Unfortunately, we did not see any Great Hammerheads during the trip. However, from meeting wild rays, Caribbean Reef Sharks and Bull Sharks, to a snorkel through the shipwrecked Sapona, there were so many other highlights it’s nearly impossible to be disappointed.
It was clear during our encounters that sharks are not the vicious antagonists Hollywood so often depicts. In fact, with the right knowledge of shark behavior and proper precautions, it was even “safe to swim with sharks safely,” as the Shark Lab team often quipped.
While the Bimini Shark Lab knows a lot about sharks (it has the world’s longest and most consistent data set on Lemons), there are still many questions the lab’s rotating crew of scientists are trying to answer: What will the long-term impact of a planned development on the islands be on the area’s marine life? Where are the “missing” hammerheads? Where does the species go to mate? Is it mostly female Hammerheads that return to Bimini each year?
Five days following shark scientists was exciting and informative. I came away with a greater appreciation for sharks as well as the people who study them. I’m less fearful and am more sympathetic to (species-specific and overarching) shark plights.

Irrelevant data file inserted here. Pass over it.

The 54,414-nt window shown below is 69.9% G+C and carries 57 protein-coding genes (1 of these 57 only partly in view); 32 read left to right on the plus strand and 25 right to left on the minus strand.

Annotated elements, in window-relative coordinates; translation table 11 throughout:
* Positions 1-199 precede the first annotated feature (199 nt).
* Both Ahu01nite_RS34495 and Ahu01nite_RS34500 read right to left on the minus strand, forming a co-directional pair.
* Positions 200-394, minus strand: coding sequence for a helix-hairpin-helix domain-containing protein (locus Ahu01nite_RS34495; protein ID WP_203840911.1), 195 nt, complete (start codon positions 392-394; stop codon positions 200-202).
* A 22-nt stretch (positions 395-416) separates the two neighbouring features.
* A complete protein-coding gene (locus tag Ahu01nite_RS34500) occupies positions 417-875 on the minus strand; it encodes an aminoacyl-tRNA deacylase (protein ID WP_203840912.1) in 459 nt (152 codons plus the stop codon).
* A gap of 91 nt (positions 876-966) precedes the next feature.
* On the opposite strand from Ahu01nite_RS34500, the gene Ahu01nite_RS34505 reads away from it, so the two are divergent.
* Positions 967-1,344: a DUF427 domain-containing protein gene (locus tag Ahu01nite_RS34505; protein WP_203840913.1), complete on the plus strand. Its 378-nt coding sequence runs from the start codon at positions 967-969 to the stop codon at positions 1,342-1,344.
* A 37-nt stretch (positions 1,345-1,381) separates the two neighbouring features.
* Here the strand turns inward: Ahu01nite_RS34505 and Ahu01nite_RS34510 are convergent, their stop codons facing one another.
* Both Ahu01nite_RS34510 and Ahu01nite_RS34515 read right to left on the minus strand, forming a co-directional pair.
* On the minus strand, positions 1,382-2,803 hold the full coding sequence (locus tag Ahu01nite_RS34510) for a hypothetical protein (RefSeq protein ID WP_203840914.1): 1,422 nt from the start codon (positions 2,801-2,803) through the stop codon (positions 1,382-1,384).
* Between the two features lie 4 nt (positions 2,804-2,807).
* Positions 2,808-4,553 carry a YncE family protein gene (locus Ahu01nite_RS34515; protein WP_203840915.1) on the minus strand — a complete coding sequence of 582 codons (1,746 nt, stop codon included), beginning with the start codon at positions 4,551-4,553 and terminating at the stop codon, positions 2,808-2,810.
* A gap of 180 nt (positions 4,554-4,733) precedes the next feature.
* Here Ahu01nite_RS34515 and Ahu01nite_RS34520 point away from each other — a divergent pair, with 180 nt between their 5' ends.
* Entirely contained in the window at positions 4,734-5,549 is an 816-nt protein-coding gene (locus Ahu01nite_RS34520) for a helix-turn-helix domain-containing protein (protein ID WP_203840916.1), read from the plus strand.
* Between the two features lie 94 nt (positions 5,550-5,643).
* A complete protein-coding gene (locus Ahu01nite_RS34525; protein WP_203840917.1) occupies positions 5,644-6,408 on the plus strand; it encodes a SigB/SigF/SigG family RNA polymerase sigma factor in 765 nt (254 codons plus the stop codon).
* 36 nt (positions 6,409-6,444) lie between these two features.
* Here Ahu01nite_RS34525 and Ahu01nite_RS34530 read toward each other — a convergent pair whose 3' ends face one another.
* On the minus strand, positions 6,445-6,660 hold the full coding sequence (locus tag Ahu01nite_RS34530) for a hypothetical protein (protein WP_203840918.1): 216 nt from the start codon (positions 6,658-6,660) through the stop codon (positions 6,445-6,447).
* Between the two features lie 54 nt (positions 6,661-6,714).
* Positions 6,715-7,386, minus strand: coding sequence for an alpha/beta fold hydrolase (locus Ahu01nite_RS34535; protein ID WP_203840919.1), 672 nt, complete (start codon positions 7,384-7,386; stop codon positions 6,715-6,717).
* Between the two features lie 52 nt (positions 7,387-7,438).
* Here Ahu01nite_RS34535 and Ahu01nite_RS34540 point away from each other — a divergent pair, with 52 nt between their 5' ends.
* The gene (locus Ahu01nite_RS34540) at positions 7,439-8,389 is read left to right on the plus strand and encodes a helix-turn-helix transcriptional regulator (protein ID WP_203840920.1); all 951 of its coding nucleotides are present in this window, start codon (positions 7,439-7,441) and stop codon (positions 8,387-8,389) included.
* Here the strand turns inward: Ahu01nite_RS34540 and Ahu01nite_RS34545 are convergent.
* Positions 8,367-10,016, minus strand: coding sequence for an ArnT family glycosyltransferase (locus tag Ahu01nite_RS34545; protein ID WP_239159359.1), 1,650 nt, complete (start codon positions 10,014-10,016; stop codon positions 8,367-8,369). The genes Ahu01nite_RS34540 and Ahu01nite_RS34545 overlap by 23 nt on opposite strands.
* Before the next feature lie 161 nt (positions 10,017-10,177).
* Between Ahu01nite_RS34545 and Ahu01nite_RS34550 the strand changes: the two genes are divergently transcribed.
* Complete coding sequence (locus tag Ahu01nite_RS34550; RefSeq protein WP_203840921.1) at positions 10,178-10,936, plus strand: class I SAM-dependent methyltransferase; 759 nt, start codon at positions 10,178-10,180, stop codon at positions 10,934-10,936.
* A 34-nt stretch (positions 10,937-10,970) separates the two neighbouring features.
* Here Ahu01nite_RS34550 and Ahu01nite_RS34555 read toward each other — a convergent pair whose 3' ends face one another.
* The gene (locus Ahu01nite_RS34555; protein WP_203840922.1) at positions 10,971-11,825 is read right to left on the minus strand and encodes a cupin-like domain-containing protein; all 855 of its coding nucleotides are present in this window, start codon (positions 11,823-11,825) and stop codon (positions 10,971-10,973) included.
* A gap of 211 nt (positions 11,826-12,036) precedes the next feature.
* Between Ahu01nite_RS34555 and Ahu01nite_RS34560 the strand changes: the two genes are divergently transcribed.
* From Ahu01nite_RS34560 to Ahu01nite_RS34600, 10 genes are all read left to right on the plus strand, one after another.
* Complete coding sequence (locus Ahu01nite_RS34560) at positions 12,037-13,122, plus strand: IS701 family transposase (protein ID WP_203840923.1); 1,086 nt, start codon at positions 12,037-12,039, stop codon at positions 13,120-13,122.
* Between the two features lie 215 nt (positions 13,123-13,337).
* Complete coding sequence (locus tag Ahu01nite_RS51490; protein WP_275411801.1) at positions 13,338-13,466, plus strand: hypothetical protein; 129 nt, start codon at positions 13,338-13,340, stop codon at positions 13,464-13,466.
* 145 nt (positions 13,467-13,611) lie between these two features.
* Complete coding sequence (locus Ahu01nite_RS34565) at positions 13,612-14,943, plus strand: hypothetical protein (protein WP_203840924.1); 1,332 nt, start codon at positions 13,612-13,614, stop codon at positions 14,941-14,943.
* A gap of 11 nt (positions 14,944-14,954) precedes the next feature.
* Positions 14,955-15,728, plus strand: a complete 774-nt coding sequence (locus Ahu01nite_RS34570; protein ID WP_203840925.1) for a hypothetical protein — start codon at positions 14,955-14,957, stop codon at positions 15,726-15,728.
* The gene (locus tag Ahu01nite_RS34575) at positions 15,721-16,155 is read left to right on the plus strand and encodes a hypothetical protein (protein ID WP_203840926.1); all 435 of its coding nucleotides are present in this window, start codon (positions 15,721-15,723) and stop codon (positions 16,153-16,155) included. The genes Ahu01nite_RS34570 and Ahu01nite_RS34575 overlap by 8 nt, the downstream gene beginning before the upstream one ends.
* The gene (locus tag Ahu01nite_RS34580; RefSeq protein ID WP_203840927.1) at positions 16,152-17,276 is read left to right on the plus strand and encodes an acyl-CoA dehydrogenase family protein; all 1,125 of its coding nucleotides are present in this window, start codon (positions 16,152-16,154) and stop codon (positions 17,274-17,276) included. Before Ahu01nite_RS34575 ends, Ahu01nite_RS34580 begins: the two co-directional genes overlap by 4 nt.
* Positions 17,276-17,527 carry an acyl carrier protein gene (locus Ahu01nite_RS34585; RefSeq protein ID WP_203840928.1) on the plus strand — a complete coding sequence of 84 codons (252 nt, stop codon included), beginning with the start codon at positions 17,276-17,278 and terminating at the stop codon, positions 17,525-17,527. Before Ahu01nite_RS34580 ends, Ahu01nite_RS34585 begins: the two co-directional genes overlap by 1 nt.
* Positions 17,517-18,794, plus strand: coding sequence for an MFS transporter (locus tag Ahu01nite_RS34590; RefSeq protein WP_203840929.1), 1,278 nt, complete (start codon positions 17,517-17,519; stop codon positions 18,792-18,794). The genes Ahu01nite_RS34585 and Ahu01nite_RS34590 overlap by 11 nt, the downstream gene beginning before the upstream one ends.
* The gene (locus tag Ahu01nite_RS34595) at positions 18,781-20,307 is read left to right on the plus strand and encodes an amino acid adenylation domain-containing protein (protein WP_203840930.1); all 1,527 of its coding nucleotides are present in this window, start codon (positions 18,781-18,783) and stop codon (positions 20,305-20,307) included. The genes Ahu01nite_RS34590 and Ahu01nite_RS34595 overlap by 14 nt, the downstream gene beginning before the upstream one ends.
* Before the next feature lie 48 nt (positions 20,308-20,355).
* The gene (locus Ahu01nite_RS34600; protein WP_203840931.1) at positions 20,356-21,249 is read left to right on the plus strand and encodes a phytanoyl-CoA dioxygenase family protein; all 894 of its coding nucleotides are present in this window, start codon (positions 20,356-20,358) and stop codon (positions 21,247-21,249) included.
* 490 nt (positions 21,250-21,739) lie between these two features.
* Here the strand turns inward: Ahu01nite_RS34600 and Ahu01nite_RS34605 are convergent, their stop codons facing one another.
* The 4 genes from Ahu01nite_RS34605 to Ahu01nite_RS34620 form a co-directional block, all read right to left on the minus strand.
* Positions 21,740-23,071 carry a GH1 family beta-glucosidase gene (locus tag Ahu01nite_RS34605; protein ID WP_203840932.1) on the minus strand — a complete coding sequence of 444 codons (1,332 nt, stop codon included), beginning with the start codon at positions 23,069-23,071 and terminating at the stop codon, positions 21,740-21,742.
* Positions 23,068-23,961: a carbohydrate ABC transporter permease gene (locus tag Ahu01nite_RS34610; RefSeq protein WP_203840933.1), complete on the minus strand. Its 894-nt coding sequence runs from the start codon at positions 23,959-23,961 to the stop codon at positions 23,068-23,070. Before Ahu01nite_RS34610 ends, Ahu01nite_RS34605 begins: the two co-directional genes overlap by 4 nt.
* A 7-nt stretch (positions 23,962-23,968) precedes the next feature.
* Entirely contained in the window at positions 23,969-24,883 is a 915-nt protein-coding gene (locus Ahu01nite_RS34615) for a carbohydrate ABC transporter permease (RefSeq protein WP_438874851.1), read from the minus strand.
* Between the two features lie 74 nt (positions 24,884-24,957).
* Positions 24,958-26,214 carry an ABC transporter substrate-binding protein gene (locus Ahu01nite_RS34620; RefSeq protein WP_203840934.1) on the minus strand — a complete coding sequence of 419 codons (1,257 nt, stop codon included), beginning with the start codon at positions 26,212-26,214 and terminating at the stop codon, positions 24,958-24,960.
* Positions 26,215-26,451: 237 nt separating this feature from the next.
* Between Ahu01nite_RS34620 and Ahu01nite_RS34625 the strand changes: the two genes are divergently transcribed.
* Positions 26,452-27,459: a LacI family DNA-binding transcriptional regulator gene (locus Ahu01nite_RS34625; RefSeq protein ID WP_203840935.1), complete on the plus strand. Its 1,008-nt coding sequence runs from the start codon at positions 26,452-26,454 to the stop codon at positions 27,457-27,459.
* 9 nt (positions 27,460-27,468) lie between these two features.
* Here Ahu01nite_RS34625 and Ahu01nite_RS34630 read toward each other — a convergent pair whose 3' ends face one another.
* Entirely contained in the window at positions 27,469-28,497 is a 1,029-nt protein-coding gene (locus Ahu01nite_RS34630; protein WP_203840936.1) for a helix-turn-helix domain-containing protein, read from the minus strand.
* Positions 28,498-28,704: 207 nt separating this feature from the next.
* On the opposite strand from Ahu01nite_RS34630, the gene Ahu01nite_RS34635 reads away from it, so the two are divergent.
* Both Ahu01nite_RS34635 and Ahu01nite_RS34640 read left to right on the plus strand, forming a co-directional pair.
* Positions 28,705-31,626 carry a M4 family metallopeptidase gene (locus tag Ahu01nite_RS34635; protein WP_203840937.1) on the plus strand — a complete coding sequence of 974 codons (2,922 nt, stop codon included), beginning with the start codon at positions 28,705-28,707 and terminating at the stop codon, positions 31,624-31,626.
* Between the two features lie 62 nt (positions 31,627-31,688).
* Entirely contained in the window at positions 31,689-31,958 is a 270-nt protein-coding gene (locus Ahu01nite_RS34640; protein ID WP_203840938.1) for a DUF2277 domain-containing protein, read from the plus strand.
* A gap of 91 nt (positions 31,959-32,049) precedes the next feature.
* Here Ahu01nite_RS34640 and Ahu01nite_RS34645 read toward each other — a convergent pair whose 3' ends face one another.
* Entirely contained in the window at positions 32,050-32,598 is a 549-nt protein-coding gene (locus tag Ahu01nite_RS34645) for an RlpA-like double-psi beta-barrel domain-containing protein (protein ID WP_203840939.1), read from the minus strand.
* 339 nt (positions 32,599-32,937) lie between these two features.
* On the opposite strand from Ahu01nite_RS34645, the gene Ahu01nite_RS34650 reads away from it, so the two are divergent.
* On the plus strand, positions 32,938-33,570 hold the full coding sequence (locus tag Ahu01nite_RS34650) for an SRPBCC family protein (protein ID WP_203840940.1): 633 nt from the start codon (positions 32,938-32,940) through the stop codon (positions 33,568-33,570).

As we head out, we drive over the same road we used to enter the island after arriving from the airport. But now we know: This road stands where mangroves once provided refuge for baby Lemon sharks. It’s a reminder of why the Shark Lab exists.
In the 32+ years since Dr. Samuel Grubber established the Bimini Biological Field Station and its training programs, Shark Lab scientists have been working to create a balance between protective policy, sustainable fishing and development.
These efforts have resulted in conservation-policy wins like the announcement of the North Bimini Marine Reserve in 2009 and the 2011 establishment of the Bahamas Shark Sanctuary, among others.
I arrived back at home thoroughly exhausted, thankful for the opportunity to participate in such a unique experience while meeting amazing people. Although tired, I was already plotting a return trip to South Bimini. I hoped the Great Hammerheads were doing the same.
Jessica Fuchs is a freelance writer and digital marketer. An aspiring seaplane pilot working on her PPL, she is passionate about ocean conservation and volunteers for the Volusia County Turtle Patrol. Jessica resides in Florida where she enjoys the sun, and all things water-related, with her husband, stepdaughters and Australian Shepherd, Fenek.
Connect with Jessica at Linkedin.com/in/jessicagreene